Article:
• Golfed code
  • Total length of golfed code
  • Total number of free characters used
  • Un-golfed code, with descriptive comments

The program must be capable of running accurately (according to the system clock) at any time, and must be able to run indefinitely. The only limitations to this should be those imposed by the host computer or the nature of the programming language.


Are there any additions/deletions/modifications that should be made to these rules?

I'm considering changing some of the greetings, but I'm not quite sure what to.

  • "Happy Martin Luther King, Jr. Day!" is just a mouthful and feels awkward, but shortening it to "Happy MLK Day" feels weird too - any other suggestions?
  • I'm not quite sure "Memorial Day" should really be preceded by "Happy" - thoughts?
  • Any others?
\$\endgroup\$
3
  • \$\begingroup\$ I think it would be more interesting if the strings were not free, but you still required exact match. I would like to see the compression scheme used by contestants. \$\endgroup\$ – John Dvorak Dec 7 '13 at 12:04
  • \$\begingroup\$ @JanDvorak This is meant to be code-golf, not kolmogorov-complexity. \$\endgroup\$ – Iszi Dec 7 '13 at 22:11
  • \$\begingroup\$ This challenge proposal has been inactive for over a month. I would like to take ownership of the challenge and make it ready for posting. Please let me know within the next 14 days if you have any objections and would still like to finish and post this challenge yourself. \$\endgroup\$ – user10766 Nov 3 '14 at 2:01
1
\$\begingroup\$

Quine with syntax highlighting


I don't really have much of an idea how to properly pose a quine challenge, or what the common syntax highlighting rules are (or aren't) for various languages. So, I figured I'd just toss this concept up here for consideration and let the community flesh it out if they think it's a good idea.

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5
  • \$\begingroup\$ I'm pretty sure some languages don't even have syntax to highlight \$\endgroup\$ – John Dvorak Dec 13 '13 at 20:12
  • \$\begingroup\$ @JanDvorak Perhaps this would not quite be an "all languages" challenge, then - only languages which naturally lend themselves to syntax highlighting would be eligible. \$\endgroup\$ – Iszi Dec 13 '13 at 20:19
  • \$\begingroup\$ You also can't use a language that cannot render any decent GUI. Also, specifying the amount of syntax highlighting the program needs to generate will be hell. \$\endgroup\$ – John Dvorak Dec 13 '13 at 20:36
  • \$\begingroup\$ I don't think this question is feasible, due to the output restrictions and due to the difficulty in defining the minimum required syntax highlighting. \$\endgroup\$ – John Dvorak Dec 13 '13 at 21:09
  • \$\begingroup\$ I like this idea. I think you could specify an adequate level of highlighting with just keywords, strings or characters and numeric literals each having their own color. \$\endgroup\$ – Οurous Feb 28 '18 at 21:13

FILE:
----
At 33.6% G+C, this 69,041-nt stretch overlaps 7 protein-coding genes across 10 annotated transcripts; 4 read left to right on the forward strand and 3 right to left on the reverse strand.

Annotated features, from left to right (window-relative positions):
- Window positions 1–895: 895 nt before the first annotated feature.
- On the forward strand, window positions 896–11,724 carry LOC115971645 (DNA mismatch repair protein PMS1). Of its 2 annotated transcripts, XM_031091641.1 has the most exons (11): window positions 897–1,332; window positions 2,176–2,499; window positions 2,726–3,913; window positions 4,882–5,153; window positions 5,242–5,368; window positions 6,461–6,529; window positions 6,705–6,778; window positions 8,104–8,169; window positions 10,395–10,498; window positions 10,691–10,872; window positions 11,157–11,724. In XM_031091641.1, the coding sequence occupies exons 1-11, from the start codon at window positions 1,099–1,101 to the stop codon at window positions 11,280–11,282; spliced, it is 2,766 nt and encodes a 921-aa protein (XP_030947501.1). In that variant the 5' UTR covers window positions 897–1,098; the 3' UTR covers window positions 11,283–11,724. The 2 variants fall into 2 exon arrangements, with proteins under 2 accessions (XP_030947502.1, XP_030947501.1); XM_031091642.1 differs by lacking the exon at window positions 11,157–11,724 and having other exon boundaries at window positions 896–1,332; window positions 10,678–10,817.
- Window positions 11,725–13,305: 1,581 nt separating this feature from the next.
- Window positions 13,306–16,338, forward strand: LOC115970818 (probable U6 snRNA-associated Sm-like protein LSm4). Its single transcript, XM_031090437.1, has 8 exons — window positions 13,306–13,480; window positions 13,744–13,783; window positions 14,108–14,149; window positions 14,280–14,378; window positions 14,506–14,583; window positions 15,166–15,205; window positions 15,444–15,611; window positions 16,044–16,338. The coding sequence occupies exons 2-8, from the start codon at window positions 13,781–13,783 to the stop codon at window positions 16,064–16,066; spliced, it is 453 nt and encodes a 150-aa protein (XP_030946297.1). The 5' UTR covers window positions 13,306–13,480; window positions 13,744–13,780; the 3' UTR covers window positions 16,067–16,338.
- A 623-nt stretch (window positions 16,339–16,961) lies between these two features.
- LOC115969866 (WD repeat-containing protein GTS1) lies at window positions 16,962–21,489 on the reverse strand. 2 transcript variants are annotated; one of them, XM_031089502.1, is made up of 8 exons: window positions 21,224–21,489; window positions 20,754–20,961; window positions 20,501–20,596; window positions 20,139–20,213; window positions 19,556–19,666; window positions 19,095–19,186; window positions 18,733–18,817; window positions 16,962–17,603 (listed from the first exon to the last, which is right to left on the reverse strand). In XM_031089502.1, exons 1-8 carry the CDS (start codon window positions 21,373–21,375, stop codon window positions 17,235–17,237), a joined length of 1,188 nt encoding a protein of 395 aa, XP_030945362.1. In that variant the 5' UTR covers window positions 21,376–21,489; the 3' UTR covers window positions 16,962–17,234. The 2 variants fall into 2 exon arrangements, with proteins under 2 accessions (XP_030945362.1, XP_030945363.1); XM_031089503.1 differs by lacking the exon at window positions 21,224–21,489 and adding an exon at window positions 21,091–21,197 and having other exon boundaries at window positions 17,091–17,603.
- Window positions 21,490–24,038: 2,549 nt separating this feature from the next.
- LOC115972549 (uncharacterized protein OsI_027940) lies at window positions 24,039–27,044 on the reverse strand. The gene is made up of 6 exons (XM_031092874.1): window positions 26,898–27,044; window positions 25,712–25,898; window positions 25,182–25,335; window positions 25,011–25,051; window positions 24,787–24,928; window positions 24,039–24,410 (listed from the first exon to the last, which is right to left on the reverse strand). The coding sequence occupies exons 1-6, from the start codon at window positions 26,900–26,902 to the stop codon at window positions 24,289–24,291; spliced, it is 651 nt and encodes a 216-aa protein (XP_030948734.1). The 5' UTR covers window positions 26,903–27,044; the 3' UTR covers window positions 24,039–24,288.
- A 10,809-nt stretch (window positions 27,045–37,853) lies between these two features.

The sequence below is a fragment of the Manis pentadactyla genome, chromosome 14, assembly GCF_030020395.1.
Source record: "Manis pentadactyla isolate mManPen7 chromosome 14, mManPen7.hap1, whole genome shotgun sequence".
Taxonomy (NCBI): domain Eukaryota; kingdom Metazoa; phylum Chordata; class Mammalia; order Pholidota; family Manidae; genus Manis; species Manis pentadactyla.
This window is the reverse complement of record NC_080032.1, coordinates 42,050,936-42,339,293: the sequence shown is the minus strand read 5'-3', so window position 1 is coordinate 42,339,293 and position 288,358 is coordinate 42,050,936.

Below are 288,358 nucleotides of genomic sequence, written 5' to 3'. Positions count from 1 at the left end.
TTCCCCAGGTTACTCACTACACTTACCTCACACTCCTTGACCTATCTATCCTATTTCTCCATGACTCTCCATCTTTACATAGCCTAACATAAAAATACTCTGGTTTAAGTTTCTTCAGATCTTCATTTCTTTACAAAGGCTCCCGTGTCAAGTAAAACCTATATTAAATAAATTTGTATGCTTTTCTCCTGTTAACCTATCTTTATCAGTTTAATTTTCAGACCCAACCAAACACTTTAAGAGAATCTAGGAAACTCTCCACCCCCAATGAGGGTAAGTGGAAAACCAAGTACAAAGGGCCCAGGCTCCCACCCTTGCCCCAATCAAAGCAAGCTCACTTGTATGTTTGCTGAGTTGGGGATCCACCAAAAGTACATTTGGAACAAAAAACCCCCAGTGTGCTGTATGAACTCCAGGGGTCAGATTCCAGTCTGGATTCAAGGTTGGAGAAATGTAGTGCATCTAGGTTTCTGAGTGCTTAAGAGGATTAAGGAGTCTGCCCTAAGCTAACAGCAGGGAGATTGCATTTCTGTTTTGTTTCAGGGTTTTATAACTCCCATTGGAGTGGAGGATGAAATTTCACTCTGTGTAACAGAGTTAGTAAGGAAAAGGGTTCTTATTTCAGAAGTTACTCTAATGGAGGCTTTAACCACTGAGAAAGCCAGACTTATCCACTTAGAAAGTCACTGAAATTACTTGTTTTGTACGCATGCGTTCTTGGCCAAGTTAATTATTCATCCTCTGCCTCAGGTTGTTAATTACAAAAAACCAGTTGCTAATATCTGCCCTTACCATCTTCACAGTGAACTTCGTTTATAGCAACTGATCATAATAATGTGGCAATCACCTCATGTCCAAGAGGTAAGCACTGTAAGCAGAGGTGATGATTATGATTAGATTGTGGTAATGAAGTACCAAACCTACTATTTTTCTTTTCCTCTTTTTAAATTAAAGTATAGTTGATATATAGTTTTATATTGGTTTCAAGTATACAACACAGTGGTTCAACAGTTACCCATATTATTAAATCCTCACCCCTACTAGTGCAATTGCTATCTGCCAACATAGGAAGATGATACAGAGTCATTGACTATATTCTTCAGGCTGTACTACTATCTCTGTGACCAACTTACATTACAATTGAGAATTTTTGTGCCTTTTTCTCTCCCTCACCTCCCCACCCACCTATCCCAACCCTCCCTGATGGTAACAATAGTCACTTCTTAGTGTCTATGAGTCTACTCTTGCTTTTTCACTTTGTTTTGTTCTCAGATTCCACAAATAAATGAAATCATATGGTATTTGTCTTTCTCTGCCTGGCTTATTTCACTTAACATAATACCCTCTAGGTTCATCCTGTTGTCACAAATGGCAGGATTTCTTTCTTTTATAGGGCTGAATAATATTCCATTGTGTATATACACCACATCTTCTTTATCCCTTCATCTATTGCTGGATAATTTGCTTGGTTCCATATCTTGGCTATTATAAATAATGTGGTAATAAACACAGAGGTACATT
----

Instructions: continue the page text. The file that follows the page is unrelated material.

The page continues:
1
\$\begingroup\$

McDonald's Drive-Thru

Changes from original:

  • Provided some clarification of requirements with regards to impossible ordering quantities.
  • Added specification to include total cost of order.
  • Added specification to prefer lowest cost in case of a tie for number of packages.

TODO:

  • Verify package sizes and pricing to be used for this challenge.
  • Add pricing to output samples.
  • Edit or remove "not have any limitations" rule. As currently written, it may force otherwise unnecessary bloating of code in some languages. (e.g.: PowerShell can handle numbers as uint64 to work with extremely large quantities, but it defaults to int32.)

We want to write a program to help McDonald's Drive-Thru employees assist their customers in ordering Chicken McNuggets. Chicken McNuggets only come in packs of 4, 6, 9, or 20. However, customers may not always be considering this when they pull up to the speaker.

For example, a customer might want to order 50 McNuggets but they really don't care what sort of packaging they come in - they just want to make sure they get 50 McNuggets one way or another. We want to help the customers get the best value out of their order - that is, to compose an order large enough to accommodate their needs in as few packages as possible with little to no excess.

Users will provide a request for n Chicken McNuggets. Your program's task is to provide the user with the sizes and numbers of McNugget packages needed to fulfill the order exactly. If the exact order cannot be fulfilled, the system must output an order which would meet the customer's needs with as little excess as possible. The system must also provide the total cost of the order.

Rules

  • For values of n which can be ordered exactly, output how many of each pack must be ordered to achieve the requested quantity.
  • For impossible orders (1,2,3,5,7,11), print "[requested quantity] is impossible. Have [nearest valid quantity >n]:" followed by the normal output for the nearest possible quantity >n.
  • Impossible orders cannot be hard-coded. The program must be able to determine whether fulfilling an order exactly is possible without being explicitly told that 1,2,3,5,7, and 11 are impossible.
  • Output must exclude any package sizes which do not need to be ordered.
  • Output must be in descending order of package size.
  • Output must include the sum total cost of all the packages. (Tax not included.)
  • Further layout and formatting of the output is up to you, so long as it is unambiguous.